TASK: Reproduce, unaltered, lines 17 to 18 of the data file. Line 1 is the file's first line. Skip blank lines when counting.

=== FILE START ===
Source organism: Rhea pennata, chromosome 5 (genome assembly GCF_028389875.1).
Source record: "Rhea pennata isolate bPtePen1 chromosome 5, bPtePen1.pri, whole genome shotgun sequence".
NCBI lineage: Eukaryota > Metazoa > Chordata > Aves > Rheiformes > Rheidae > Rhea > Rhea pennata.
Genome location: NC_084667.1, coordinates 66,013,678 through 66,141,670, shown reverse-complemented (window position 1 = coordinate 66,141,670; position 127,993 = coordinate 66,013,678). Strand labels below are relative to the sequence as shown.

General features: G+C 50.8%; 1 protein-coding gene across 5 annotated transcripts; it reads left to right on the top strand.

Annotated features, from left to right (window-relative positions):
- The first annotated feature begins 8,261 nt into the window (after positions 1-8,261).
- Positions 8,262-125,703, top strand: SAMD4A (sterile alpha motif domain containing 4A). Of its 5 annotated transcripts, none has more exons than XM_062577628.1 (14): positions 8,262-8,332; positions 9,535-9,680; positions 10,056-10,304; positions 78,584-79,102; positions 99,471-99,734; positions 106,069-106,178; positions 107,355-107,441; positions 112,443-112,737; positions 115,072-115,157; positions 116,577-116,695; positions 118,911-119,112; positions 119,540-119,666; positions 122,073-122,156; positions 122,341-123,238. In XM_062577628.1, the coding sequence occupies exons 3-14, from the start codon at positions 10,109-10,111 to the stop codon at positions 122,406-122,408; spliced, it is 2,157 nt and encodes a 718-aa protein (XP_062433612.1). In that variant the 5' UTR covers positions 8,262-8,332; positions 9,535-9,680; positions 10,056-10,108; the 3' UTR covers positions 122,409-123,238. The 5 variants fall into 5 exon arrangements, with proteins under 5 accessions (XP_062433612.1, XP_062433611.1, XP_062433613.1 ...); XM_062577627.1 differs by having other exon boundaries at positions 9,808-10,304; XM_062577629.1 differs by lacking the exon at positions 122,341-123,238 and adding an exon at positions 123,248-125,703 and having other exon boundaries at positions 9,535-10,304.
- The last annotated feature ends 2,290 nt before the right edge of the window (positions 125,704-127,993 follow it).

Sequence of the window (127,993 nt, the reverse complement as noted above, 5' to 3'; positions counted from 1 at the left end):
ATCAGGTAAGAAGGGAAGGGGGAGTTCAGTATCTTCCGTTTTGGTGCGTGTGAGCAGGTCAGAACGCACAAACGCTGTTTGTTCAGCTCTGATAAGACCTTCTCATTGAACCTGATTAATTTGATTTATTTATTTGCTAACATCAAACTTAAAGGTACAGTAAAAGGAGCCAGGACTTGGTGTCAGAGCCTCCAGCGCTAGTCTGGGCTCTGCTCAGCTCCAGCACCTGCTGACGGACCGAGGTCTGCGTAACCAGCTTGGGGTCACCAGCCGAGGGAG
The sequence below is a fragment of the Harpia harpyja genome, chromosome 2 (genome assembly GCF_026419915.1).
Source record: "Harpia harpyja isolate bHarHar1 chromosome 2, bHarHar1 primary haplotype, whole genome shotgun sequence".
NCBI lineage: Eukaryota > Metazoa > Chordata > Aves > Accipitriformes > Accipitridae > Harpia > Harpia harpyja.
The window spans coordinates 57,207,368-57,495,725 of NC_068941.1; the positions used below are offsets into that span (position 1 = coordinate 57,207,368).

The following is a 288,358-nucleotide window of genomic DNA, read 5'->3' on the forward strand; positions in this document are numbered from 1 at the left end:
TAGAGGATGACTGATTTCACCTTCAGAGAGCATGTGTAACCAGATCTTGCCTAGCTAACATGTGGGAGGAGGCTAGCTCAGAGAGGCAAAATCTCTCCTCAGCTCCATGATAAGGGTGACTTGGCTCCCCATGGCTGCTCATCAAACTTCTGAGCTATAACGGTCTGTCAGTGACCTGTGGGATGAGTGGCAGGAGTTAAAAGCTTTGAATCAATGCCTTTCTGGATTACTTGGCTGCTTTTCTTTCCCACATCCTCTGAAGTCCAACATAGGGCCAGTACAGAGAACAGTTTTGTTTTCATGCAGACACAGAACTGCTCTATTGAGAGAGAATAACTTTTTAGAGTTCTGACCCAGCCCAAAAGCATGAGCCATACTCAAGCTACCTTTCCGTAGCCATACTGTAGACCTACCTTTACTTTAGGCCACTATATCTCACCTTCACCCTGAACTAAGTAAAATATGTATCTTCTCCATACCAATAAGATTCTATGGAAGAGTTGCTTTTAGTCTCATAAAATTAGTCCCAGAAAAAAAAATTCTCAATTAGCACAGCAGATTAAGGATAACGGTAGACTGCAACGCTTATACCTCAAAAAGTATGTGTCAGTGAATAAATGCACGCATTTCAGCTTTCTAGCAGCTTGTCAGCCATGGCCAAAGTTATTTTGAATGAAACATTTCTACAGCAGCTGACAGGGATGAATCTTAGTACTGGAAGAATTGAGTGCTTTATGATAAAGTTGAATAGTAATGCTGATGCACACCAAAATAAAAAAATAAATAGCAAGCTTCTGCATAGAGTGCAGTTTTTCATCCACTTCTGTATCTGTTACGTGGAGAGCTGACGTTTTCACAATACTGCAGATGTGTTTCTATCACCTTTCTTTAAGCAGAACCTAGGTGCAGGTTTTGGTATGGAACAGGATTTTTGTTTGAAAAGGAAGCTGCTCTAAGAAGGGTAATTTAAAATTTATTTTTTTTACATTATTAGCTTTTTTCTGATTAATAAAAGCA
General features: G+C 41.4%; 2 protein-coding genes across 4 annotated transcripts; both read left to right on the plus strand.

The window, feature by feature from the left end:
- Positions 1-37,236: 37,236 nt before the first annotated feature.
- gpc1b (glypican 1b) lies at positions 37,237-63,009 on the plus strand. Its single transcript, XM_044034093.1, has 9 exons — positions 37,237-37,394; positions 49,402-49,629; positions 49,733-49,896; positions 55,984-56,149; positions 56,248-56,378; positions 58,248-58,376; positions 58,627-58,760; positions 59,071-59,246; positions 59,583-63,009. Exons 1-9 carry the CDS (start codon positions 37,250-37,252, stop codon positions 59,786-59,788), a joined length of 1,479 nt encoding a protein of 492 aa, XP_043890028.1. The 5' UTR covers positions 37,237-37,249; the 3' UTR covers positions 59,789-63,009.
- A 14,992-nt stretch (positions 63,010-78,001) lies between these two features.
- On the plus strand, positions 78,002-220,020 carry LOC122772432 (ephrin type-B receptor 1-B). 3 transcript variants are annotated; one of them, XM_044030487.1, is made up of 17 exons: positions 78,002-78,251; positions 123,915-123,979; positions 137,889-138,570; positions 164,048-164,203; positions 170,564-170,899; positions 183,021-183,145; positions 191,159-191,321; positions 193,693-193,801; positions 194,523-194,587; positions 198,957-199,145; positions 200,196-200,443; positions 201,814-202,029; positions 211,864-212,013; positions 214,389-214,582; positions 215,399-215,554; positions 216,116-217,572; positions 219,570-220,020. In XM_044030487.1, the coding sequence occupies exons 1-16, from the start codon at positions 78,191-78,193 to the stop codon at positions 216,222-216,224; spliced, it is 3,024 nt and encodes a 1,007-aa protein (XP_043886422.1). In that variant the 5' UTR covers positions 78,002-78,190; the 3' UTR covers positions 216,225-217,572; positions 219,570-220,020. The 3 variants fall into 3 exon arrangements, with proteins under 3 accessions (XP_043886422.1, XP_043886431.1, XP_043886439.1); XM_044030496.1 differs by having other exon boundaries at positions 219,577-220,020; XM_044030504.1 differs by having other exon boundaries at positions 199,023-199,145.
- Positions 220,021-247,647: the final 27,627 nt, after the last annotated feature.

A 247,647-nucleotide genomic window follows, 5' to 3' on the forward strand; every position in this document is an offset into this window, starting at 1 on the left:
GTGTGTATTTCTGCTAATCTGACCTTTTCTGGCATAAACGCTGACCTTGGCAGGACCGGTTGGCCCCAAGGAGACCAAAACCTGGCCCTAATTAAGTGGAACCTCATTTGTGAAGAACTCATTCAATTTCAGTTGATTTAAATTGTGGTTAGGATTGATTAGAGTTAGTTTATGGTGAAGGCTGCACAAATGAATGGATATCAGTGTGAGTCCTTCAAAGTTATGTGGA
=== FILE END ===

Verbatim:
TAGAGGATGACTGATTTCACCTTCAGAGAGCATGTGTAACCAGATCTTGCCTAGCTAACATGTGGGAGGAGGCTAGCTCAGAGAGGCAAAATCTCTCCTCAGCTCCATGATAAGGGTGACTTGGCTCCCCATGGCTGCTCATCAAACTTCTGAGCTATAACGGTCTGTCAGTGACCTGTGGGATGAGTGGCAGGAGTTAAAAGCTTTGAATCAATGCCTTTCTGGATTACTTGGCTGCTTTTCTTTCCCACATCCTCTGAAGTCCAACATAGGGCCAGTACAGAGAACAGTTTTGTTTTCATGCAGACACAGAACTGCTCTATTGAGAGAGAATAACTTTTTAGAGTTCTGACCCAGCCCAAAAGCATGAGCCATACTCAAGCTACCTTTCCGTAGCCATACTGTAGACCTACCTTTACTTTAGGCCACTATATCTCACCTTCACCCTGAACTAAGTAAAATATGTATCTTCTCCATACCAATAAGATTCTATGGAAGAGTTGCTTTTAGTCTCATAAAATTAGTCCCAGAAAAAAAAATTCTCAATTAGCACAGCAGATTAAGGATAACGGTAGACTGCAACGCTTATACCTCAAAAAGTATGTGTCAGTGAATAAATGCACGCATTTCAGCTTTCTAGCAGCTTGTCAGCCATGGCCAAAGTTATTTTGAATGAAACATTTCTACAGCAGCTGACAGGGATGAATCTTAGTACTGGAAGAATTGAGTGCTTTATGATAAAGTTGAATAGTAATGCTGATGCACACCAAAATAAAAAAATAAATAGCAAGCTTCTGCATAGAGTGCAGTTTTTCATCCACTTCTGTATCTGTTACGTGGAGAGCTGACGTTTTCACAATACTGCAGATGTGTTTCTATCACCTTTCTTTAAGCAGAACCTAGGTGCAGGTTTTGGTATGGAACAGGATTTTTGTTTGAAAAGGAAGCTGCTCTAAGAAGGGTAATTTAAAATTTATTTTTTTTACATTATTAGCTTTTTTCTGATTAATAAAAGCA
General features: G+C 41.4%; 2 protein-coding genes across 4 annotated transcripts; both read left to right on the plus strand.